Home Business News The current price cap ‘may fall below the energy price guarantee level’ within months for millions of households

The current price cap ‘may fall below the energy price guarantee level’ within months for millions of households

by LLB Finance Reporter
23rd Jan 23 1:56 pm

Ofgem has predicted that the energy price cap could “fall below the energy price guarantee level” and fall below £3,000 as soon as April.

The chief of Ofgem Jonathan Brearley said it is “possible” that wholesale costs of electricity and gas could see household bills could fall.

However, the independent analysts at Cornwall Insight, announced the energy price cap could possibly rise above £3,200 in April, and then in July prices could significantly fall.

Brearley said, “On our current projections, although gas prices do remain volatile, the price cap level may fall below the energy price guarantee level in July, and possibly do so as early as April.

“This will save billions of pounds of the expected public spending on that measure.

“Although highly uncertain, it’s possible that prices may fall well below this throughout the summer, which would be welcome news for all customers, both households and business.”

Brearley added, “The root cause for some customers, despite the enormous widespread support by Government, is their inability to pay for their basic energy needs.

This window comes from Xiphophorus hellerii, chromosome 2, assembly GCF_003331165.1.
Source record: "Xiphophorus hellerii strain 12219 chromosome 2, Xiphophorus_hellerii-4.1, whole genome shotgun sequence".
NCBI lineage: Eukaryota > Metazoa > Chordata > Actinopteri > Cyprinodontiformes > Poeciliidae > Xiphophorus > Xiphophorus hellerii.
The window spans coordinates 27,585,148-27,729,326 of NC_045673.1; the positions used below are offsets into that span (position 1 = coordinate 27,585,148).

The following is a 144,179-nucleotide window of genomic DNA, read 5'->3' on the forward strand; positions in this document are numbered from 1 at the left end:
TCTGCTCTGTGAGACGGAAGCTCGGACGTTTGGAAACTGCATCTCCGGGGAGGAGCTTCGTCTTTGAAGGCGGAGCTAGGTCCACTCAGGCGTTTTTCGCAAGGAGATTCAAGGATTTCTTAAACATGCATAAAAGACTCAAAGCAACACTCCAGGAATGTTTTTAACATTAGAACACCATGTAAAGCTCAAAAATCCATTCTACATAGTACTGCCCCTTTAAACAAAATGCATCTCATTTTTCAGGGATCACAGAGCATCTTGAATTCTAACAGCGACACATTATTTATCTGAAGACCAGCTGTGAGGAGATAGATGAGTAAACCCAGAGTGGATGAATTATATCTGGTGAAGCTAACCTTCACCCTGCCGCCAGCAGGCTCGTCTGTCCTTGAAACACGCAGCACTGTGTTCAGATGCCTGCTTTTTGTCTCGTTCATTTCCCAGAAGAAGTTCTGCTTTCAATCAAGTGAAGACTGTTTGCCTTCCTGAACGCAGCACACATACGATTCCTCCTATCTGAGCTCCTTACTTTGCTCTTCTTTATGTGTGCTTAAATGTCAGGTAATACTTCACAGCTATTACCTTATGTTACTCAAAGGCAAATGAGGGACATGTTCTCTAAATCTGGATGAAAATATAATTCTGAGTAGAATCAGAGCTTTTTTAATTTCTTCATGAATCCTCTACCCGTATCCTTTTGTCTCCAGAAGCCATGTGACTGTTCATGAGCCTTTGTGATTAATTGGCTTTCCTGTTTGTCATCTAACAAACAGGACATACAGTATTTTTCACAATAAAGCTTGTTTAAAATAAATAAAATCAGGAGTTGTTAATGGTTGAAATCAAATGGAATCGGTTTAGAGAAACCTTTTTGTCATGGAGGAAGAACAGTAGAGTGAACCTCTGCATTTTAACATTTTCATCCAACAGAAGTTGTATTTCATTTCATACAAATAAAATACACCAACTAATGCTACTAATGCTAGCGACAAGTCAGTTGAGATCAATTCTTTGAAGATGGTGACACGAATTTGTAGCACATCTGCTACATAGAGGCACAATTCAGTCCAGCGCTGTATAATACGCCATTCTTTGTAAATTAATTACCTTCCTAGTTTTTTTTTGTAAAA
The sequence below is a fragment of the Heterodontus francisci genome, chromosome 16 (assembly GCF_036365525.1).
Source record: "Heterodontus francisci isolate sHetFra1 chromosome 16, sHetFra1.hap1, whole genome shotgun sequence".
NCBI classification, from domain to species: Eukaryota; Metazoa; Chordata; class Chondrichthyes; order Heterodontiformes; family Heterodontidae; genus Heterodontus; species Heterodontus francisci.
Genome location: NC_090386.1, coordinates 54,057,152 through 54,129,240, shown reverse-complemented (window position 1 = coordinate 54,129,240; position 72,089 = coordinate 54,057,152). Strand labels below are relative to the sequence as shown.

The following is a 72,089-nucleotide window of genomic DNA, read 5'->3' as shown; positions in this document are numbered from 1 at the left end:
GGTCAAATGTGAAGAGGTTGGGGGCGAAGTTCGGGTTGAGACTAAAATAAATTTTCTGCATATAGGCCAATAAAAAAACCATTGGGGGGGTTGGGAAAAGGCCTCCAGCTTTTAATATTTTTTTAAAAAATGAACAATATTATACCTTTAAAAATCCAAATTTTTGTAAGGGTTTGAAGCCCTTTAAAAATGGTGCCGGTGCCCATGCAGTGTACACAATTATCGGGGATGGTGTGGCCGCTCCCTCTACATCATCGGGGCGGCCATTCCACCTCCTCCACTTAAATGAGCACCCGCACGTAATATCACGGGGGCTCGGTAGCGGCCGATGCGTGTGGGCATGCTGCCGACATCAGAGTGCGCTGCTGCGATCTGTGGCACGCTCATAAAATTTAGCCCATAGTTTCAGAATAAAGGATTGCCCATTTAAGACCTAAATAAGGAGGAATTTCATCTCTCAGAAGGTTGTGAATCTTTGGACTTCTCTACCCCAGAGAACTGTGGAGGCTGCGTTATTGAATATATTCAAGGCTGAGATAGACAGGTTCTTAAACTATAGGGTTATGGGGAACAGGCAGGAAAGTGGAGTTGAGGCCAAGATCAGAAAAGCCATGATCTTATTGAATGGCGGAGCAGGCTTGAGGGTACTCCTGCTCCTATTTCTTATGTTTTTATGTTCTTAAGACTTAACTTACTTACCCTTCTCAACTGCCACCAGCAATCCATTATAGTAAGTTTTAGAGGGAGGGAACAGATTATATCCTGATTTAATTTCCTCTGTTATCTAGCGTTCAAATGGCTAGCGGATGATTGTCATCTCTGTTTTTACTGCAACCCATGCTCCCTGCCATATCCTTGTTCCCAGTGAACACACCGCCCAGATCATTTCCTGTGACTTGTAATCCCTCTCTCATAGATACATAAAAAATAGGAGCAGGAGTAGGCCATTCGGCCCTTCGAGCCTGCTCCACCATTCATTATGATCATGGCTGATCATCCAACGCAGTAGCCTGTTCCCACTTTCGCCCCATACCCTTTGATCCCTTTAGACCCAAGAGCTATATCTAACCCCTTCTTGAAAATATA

“Therefore, we think there is a case for examining, with urgency, a social tariff that limits the impact of extremely high prices and reduces volatility for a defined set of vulnerable groups.

“To be clear, this tariff would need to be subsidised when prices are high, and preferably paid for through funds raised in a progressive way.”

It is now down to the government to make decisions on designing a “social tariff” and who to target.

He gave a warning to the government that they must move “as rapidly as possible” from using the international gas market, which Russia controls, and suggested to build nre energy infrastructure.

He added, “We will need to build new energy infrastructure at a pace not seen for decades.

“When you look at our history, the period immediately after the Second World War most closely resembles the pace and scale that we need to build.

“From 1950 to 1970, Great Britain’s electricity generation capacity expanded around fourfold its original size.

“Since then, the system has been largely stable in terms of our networks.

“To meet the scale of future energy demand between now and 2050, we will need again to build out our infrastructure – onshore, offshore and connecting to other countries – at an extraordinary pace not seen for over half a century.

“This is a huge challenge, but also a huge economic opportunity.”

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